Adfest 2016 Reveals Asia’s Creative Confidence
Asia Pacific’s creative star has been shining brightly in the global advertising world for years now, and since 2000 the rest of the world’s interest in Asia (and Asia’s interest in the rest of the world) has been growing ever stronger. China’s ‘economic miracle’ has, naturally, been the headline-grabber of the last decade. But across the region, from Japan and Korea to Thailand and the Philippines, the real story, from a creative perspective, is that of an ever-growing creative confidence. That, in turn, has forced the rest of the world to change the way it talks about and works with the Asian advertising industry. And it’s all so clear at this year’s Adfest.
Adfest 2016 is only in its first day and already we’re hearing stories about a more mature working relationship between Asia Pacific markets and the rest of the world. The West is (perhaps a little too slowly) learning to ditch the patrician condescension and that naïve obsession with the ‘otherness’ of Asia. On the other hand, previously insular nations like Japan and South Korea, fuelled by a switched-on cohort of outward-looking millennials, are looking beyond their borders. In Japan, the heft of Dentsu and Hakuhodo as well as the local talents in the fields of design and technology have meant that the country’s ad industry has been reasonably self-sustaining, but younger creatives and producers are more likely to speak foreign languages and follow their curiosity.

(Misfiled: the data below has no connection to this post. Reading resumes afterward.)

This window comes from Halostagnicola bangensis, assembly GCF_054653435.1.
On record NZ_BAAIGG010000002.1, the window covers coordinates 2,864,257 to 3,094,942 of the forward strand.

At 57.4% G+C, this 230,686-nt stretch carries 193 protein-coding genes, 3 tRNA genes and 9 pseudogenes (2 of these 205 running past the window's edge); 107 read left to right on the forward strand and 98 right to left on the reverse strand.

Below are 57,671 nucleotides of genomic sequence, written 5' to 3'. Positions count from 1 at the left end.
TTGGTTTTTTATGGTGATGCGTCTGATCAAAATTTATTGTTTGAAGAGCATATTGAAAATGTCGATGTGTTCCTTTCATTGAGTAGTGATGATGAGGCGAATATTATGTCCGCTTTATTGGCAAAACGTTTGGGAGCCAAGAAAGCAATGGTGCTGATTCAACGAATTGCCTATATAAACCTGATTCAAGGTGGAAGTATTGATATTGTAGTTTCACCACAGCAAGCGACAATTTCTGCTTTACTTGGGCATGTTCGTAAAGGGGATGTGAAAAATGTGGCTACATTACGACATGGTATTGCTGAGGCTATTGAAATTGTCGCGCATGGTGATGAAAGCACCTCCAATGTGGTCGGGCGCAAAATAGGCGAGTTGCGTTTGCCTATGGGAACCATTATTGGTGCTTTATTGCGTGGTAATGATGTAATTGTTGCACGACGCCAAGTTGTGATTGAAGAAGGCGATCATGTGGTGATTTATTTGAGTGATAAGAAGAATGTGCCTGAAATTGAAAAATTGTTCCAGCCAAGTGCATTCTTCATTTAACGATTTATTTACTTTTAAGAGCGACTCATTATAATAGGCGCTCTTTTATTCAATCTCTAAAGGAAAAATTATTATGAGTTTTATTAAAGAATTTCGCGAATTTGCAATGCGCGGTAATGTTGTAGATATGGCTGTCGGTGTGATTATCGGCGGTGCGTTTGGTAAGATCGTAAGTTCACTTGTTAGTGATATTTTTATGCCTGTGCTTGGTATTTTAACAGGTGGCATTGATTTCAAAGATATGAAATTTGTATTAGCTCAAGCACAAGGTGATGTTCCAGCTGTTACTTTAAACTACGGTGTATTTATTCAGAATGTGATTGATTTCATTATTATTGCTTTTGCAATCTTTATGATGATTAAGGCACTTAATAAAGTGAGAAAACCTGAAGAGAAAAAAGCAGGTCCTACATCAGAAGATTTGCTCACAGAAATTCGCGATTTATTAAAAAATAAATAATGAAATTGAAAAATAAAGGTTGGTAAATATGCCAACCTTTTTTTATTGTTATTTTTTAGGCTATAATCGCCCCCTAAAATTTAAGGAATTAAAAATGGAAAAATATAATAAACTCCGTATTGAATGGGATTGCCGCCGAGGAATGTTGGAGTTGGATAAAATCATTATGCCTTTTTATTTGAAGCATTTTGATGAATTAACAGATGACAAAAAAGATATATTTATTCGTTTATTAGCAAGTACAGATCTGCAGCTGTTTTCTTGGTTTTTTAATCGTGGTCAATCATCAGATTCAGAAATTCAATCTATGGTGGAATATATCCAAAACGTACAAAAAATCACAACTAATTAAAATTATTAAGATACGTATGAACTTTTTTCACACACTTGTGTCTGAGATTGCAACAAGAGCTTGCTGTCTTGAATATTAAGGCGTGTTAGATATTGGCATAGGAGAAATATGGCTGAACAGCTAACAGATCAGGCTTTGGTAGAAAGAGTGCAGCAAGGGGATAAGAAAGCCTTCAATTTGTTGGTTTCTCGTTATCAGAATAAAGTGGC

In South Korea, powerful companies like LG, Samsung and Hyundai have already enjoyed the success of being a world-beating brand and their agencies are looking internationally for creative leaders to help shake their creativity loose. Jeremy Craigen, Innocean’s new global CCO, on hand at Adfest as the Grand Jury president, is just one example. In South Korea’s case, the government, as well as planning for it’s economic future, has been channeling time, money and thought into growing its cultural and creative power.
In Thailand, Smoke & Mirrors has just announced a huge new partnership with Oriental Post, one of Bangkok’s biggest post production facilities. Rather than rocking up, colonialist fashion, Smoke & Mirrors has recognised that local talent and insight will be key to expanding in the region. After all, Thailand’s production values have long been world class. And for talent in Bangkok, they’ll now have the added incentive of potential opportunities with Smoke & Mirrors’ other offices in London and New York. It’s a move that’s all about mutual respect rather than land-grabbing – and they’ll be celebrating the new strategic alliance at a party at Adfest on Friday.
Meanwhile, Curious Films’ Peter Grasse announced during his key note speech ‘Production Value Redefined’ that he has recently moved to Japan to learn from and work with the market. Peter told me that the move was driven by Japan’s superlative craftsmanship and its resistance to pressures of shrinking time frames that constrict producers in other markets. Again, Peter has not dived into this blindly and is driven by his love of the work created in the country. Peter’s wife is Japanese, and he is fluent in the language and well-connected with the local industry.
“Having worked in Japan, they have a different way of working which really lends itself to great production values. I got jealous and I wanted to know why. For the past month I’ve been in Tokyo trying to figure out why,” he said of his great admiration for the Japanese approach to craft. He found that producers tend to get involved in projects far earlier in the process and that there’s respect for the talent and process.
And that’s where Adfest is unique as a festival and award show. It’s deeply connected and intertwined with the region. The conversations, the work, the relaxed poolside chat, the slightly sillier night time chat (well, it is Pattaya…) have been a great source of insight into the increasingly confident markets across the region.